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5 stress relievers for allergy parents

Being a parent of a child with any physical issue has its overwhelming moments.

Sometimes it has its overwhelming years.

Watching them deal with frustration, fear, and pain can tear at your heart.

Dealing with life-threatening allergies can be a very emotionally draining and physically exhausting lifestyle.

There are sleepless nights as you lie listening to their breathing, jumping up when they sneeze or cough.

There are trips to the ER on family vacation because of exposure to animals, plants, or food.

There are hours spent in grocery stores reading labels, and trying to understand their mumbo jumbo.

There are choices you must make of where you can eat, sleep, and play… based on pets, food, and cigarette smoke.

There are parties you can’t go to, sports events you can’t attend, and restaurants you can’t visit because of peanuts and other allergens present.

For the past 17 years we have had to pay attention to every meal and snack and drink, 2 of our kids have eaten.

Over the past couple of years, we have been able to let our oldest daughter take more responsibility on her own about what food she eats…

She has allergies to all nuts, and is now showing sensitivity to gluten, avacado, and dairy.

Our youngest is just 10.

He has been dealing with allergies to nuts, peanuts, coconut, soy, and environmental triggers like dust mites, cats and dogs, and many pollens since he was 2.

So yes… it can be very overwhelming and stressful to be a parent of a kid(s) with allergies.

There have been times (after having to deal with unexplained anaphylaxis) that I have been fearful of saying something was “ok” for my son to eat.

I have jumped at every cough and sneeze, in a panic.

I can tell my son’s coughs and sneezed out of a houseful of coughs and sneezes.

My other kids tease me… saying they could be coughing for a long time and I don’t say anything.

But if Chris sneezes… I come running.

It is in those moments that I realize that I live under a certain level of stress that feels “normal.”

I want to share with you a few things I have found to help relieve some of that stress:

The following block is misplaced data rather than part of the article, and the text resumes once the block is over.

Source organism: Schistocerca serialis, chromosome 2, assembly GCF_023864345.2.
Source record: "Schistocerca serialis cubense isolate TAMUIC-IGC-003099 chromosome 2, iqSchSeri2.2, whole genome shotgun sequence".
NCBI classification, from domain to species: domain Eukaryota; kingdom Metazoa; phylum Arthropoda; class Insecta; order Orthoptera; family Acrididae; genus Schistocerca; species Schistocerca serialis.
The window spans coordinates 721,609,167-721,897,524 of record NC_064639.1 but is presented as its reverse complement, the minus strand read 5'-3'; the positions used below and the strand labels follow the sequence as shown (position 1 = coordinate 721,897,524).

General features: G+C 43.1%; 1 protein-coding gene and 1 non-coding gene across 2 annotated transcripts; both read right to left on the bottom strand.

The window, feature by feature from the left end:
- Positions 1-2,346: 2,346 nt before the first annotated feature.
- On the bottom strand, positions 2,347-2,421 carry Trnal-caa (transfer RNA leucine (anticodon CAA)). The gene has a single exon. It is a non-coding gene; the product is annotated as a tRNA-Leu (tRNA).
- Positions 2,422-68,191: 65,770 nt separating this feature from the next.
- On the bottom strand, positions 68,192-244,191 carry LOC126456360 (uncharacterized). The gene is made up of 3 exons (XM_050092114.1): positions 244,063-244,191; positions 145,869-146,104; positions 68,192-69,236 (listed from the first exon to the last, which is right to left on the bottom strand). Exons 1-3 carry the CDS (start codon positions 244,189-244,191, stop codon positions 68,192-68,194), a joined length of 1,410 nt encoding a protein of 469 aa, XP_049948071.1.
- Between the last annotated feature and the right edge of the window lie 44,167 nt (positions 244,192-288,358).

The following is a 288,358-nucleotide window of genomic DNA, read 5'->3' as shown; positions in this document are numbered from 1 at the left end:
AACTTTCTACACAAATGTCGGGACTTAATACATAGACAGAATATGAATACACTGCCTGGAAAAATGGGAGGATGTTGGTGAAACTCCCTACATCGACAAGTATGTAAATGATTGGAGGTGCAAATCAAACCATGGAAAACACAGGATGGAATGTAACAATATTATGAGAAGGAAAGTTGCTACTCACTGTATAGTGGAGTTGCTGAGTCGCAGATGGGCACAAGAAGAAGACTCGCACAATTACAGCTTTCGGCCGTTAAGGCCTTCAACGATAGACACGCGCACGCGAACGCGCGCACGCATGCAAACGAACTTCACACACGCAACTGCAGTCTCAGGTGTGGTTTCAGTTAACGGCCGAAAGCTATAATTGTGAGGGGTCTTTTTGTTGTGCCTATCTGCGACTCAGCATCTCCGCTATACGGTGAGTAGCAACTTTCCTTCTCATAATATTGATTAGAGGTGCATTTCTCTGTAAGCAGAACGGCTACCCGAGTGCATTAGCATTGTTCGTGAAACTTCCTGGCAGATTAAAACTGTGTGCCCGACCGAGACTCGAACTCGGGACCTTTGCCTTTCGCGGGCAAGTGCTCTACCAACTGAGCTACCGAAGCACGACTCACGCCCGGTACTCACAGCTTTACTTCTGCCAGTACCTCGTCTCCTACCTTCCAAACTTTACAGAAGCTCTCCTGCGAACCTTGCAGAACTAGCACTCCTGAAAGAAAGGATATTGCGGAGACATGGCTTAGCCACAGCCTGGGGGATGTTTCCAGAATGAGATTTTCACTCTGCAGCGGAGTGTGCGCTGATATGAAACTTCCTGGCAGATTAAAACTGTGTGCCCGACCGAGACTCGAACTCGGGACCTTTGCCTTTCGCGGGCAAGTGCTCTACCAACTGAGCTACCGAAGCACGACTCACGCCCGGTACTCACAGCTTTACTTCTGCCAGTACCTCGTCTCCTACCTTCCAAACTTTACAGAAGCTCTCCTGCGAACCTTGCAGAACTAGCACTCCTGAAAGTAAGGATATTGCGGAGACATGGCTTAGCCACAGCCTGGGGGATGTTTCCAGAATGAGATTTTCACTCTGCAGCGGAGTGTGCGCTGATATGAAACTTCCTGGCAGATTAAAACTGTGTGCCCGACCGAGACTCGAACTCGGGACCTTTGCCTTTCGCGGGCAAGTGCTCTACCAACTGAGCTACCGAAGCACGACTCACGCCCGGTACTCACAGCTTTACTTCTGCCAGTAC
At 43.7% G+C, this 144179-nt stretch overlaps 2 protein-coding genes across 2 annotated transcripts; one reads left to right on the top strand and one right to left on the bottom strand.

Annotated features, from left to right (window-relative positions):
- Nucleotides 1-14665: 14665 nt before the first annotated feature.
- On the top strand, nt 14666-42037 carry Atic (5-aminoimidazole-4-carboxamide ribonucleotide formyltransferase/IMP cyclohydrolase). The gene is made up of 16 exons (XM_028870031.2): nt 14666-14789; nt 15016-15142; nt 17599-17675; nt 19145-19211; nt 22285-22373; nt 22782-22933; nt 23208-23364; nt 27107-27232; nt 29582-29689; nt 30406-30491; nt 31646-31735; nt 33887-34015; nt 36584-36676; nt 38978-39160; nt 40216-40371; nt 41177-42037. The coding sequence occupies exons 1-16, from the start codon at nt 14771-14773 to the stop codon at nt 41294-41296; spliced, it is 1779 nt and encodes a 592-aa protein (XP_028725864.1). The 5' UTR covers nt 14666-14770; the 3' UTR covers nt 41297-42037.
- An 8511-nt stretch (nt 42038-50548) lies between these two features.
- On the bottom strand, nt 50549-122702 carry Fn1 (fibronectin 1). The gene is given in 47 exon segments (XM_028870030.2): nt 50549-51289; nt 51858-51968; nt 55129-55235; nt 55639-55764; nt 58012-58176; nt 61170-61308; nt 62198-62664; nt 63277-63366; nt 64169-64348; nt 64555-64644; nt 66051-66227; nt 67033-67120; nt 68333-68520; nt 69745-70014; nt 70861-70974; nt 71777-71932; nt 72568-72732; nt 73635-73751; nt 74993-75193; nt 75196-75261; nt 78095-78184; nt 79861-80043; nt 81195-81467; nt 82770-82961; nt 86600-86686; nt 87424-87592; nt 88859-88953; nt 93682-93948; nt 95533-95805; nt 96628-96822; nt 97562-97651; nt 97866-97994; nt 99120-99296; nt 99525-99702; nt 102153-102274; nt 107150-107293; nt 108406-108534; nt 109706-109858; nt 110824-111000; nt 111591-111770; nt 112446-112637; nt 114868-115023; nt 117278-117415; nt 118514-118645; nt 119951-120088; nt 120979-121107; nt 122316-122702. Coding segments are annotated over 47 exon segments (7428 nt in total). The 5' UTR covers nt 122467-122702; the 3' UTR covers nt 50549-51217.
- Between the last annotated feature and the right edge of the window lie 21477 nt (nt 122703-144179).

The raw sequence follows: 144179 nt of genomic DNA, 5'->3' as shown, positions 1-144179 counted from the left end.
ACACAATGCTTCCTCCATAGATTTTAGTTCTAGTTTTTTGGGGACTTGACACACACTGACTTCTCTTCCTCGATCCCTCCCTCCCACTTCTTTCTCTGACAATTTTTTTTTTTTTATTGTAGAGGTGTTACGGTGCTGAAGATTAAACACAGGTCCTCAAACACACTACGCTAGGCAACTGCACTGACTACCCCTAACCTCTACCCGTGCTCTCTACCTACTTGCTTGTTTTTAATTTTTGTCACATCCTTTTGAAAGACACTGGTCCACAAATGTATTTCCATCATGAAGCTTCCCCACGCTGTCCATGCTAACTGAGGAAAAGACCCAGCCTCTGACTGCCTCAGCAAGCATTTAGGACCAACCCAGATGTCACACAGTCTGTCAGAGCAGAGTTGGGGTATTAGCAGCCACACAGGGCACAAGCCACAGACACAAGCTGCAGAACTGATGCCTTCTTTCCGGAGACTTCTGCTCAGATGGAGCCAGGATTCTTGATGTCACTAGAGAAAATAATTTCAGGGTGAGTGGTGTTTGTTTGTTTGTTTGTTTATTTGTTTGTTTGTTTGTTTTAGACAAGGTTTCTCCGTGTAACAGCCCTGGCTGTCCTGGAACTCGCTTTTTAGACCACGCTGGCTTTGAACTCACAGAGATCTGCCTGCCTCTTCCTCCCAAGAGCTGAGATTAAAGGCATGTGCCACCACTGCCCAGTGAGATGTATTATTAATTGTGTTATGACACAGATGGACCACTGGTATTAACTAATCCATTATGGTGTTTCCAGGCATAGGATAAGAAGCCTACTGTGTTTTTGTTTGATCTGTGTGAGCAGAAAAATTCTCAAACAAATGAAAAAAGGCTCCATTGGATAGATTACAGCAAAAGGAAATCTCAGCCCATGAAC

1) Find Support

Find another adult that is willing to be a safe person for your child. If you can, find several!

It might be a grandparent, an aunt or a friend.

This person is willing to take the allergies seriously, and be an advocate with you for them.

This person is willing to take the extra steps to keep your child safe when you are not able to be there.

This person is knowledgeable in how to use the medicines necessary to help in case of anaphylaxis.

Having this support in your life, gives you as a parent a mental and emotional break that we all need.

It gives you encouragement that someone else cares enough about your child to be that for them.

 

2) Educate Yourself and Your Family

One of my biggest stress relievers has been to learn as much as I can about living with allergies.

And then I educate my family and friends. (and anyone who cares to listen!)

Learning when and how to use an “epi-pen.”

Learning to check expiration dates on medicines.

Learning to read labels on food.

Learning to understand what the different medicines do for my child.

Hearing the doctor say, “You did the right thing. Don’t be scared to use the “epi-pen.”

Sharing with close friends and family what to do if our child is experiencing anaphylaxis.

Educating my kids has also been a HUGE stress reliever.

The more they know about what is happening with their own body, they can become a part of their own safe support group!